The UK and Scottish governments have been warned of a humanitarian crisis among disabled people this winter if they fail to take “robust, immediate action” to deal with “devastating and intensifying” levels of disability poverty in Scotland.
The warning was issued by the disabled people’s organisation Inclusion Scotland as it published the results of a survey on the cost-of-living crisis.
Disabled people in Scotland who took part in the survey – which was carried out before the onset of winter – reported cutting back on heating and food, and even avoiding charging their feeding pumps, while some worried about whether they would survive the colder months.
More than three-quarters (77 per cent) of disabled Scots who took part in the survey said they were going without or cutting back on essentials such as heating, food, clothing and travel.
And nearly two-thirds (64 per cent) said they were cutting down or going without things they used to manage their impairment or health condition.
One said: “Not having heating on and not using electric blanket or hot water bottles, all of which I would normally use to manage pain.”
Another said: “I only eat once a day and cannot afford to buy some food products that I should be eating.”
Inclusion Scotland carried out the survey last August and September and heard from nearly 170 disabled people.
One of those who responded said they now used the oxygen they needed to deal with respiratory failure only four days out of seven – their allowance per kilowatt was the same as it was five years ago.
They said: “I am using cylinders of oxygen instead of the actual machine. It’s not sustainable in the long term, I expect eventually I will have to use the electrical machine or die.”
Others reported cutting back on their use of incontinence products, therapy sessions, over-the-counter medication, or failing to replace independent living aids that have become “very worn or rusty”.
Many of those who responded several months ago also spoke of their fears as they approached the upcoming winter.
One respondent said: “I use a CPAP (continuous positive airway pressure) machine, every night. How am I going to afford it? My gas and electric account debit order was £54 per month. It’s now £163. Without the pump, I could stop breathing. Die.”
Another said: “Affording heating as my medical condition can be severe or even fatal in the cold.”
One said simply: “Dying.”
Another respondent answered: “Easy question, freezing to death or becoming so unwell because of the cold and being unable to afford using medical equipment so I end up in hospital.”
Susie Fitton, Inclusion Scotland’s policy manager, told Disability News Service: “Disabled people, already much more likely to be living in poverty in Scotland, are caught in the middle of this cost-of-living crisis and are facing this on top of the extra costs many already experience from simply living as disabled people.
“Policy-makers must engage with the reality of disability-related energy costs and the need to protect life.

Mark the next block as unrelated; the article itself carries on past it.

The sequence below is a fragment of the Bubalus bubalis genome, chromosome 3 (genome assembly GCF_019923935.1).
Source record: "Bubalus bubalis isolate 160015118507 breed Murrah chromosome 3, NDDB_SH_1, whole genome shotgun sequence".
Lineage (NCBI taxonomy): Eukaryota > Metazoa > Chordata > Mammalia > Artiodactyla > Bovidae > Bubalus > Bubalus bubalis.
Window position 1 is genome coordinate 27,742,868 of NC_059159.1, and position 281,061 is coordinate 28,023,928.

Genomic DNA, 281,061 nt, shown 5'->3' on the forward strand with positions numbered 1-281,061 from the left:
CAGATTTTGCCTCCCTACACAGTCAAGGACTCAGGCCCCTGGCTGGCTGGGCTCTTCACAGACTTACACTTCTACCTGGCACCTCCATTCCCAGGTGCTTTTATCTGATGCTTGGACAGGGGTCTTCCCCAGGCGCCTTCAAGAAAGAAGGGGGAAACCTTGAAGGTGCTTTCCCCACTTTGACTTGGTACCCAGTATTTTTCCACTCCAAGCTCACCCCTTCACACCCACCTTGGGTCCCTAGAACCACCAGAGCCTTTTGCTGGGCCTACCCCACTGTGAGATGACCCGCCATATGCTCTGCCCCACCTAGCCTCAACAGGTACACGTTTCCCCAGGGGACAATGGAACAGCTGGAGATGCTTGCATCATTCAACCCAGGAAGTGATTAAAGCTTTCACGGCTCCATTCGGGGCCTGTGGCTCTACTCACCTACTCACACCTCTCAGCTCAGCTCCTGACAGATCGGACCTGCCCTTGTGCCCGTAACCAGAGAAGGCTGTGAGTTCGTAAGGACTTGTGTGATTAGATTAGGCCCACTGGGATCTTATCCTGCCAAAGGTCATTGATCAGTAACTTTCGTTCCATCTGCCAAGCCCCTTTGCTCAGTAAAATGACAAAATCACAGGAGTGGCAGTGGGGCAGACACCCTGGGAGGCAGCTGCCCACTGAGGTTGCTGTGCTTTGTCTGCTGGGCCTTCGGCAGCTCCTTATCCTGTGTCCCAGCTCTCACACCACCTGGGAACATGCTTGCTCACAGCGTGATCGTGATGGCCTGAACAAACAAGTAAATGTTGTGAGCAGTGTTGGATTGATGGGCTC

“Disabled people need further help with energy bills, particularly those who need to use medical equipment or independent living equipment through targeted financial support or action on energy prices.”
She added: “The devastating and intensifying levels of poverty faced by disabled people in Scotland must be met with robust, immediate action by the UK and Scottish governments if we are to avert a humanitarian crisis for disabled people this winter.”
Among solutions suggested by the survey respondents were reducing energy and other bills, increasing disability and other benefits, reducing the cost of public transport, and cutting council tax.
The survey results also highlighted the impact of the cost-of-living crisis on disabled people’s mental health.
The report says: “Disabled people have limited resources and energy to deal with yet another crisis while still dealing with the impacts of the Covid-19 pandemic.
“As we have seen during the pandemic, the worry and uncertainty about the cost of living is taking its toll on mental health, with many disabled people worried about social isolation, mental health and how they will make it through the winter.”
One of those surveyed said: “It is causing depression, fear and constant anxiety. It’s impossible to have a ‘normal’ life.”
Another said: “I rarely go out now and have been turned into housebound due to fear of electricity bills to recharge wheelchair, let alone not being able to afford to travel or get a coffee while out so realistically you could say I’ve been forced to become a recluse and disappear from society which is maybe what they wish all disabled to become.”
Inclusion Scotland will now use the results to lobby those in power to do more to support disabled people in Scotland.
As well as longer-term action, it has called for an immediate “cash-first and rights-based approach which puts money in the pockets of those who are struggling”, but it says this must be done with the involvement of disabled people with lived experience of poverty and the cost-of-living crisis, and their organisations.